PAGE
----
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Omamori are Japanese good luck amulets sold at various temples and shrines to bring good luck or ward off evil. The charms are dedicated to certain deities or figures in Buddhist and Shinto beliefs. Typically made of silk around paper or wood, with letters of the temple or prayers written for good fortune. Omamori's (whether hand-made or commercially produced) go through a ritual in order to make them
sacred and able to keep away bad spirits. Omamori are often for general, well-wishing and protection, but there are some that are specialized and focus only one one thing. This includes: safety against car accidents, good luck in studies, propriety in marriage, luck in business, or avoiding evil. The omamori are never opened, and usually returned after a year to be burned, as a way to thank the deity that protected the holder for that year. Now, there are companies that will make omamoris of popular characters for children and adults to enjoy.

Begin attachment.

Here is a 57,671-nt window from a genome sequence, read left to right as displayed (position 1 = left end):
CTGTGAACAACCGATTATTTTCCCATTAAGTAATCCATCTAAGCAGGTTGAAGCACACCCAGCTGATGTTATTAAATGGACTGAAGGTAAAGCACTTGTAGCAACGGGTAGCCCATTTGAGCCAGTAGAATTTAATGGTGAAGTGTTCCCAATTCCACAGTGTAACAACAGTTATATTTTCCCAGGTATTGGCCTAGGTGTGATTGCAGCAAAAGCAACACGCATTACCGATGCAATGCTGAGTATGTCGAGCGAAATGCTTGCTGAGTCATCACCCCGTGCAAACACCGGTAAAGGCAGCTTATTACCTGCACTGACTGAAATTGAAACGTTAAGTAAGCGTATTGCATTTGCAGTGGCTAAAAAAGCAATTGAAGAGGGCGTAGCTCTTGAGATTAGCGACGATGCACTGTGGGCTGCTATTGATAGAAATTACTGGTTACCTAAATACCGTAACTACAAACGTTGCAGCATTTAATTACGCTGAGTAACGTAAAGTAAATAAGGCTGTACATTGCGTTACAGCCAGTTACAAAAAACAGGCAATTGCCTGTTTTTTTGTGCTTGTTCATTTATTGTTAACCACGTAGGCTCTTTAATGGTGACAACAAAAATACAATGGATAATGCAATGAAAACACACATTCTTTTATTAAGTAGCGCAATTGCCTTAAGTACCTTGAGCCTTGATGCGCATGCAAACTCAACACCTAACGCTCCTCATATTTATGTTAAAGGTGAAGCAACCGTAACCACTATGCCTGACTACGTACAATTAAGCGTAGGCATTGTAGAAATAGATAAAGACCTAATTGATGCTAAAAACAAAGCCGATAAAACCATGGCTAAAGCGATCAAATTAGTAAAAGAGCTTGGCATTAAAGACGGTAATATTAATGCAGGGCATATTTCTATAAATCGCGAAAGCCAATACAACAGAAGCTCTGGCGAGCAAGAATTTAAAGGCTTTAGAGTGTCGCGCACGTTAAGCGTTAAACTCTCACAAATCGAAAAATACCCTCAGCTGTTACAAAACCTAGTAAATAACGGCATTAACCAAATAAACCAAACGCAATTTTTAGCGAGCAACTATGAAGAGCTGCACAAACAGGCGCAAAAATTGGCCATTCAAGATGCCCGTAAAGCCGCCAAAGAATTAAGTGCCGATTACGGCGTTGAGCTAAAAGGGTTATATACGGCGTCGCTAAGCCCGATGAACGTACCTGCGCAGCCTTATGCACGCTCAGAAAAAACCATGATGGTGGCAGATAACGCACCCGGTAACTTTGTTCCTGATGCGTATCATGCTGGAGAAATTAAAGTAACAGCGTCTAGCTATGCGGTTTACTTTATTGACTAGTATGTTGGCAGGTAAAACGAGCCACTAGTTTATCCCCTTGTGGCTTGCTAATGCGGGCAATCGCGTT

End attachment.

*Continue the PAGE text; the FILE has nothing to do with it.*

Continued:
Tokyo shrine that sells special good luck charms for blessing your electronic devices.
Tokyo's Oldest and Most Visited Temple Asakusa Sensoji and Nakamise-dori
31st of 88 temples of the Shikoku pilgrimage
One of Tokyo's few districts which have preserved a certain atmosphere of the old Tokyo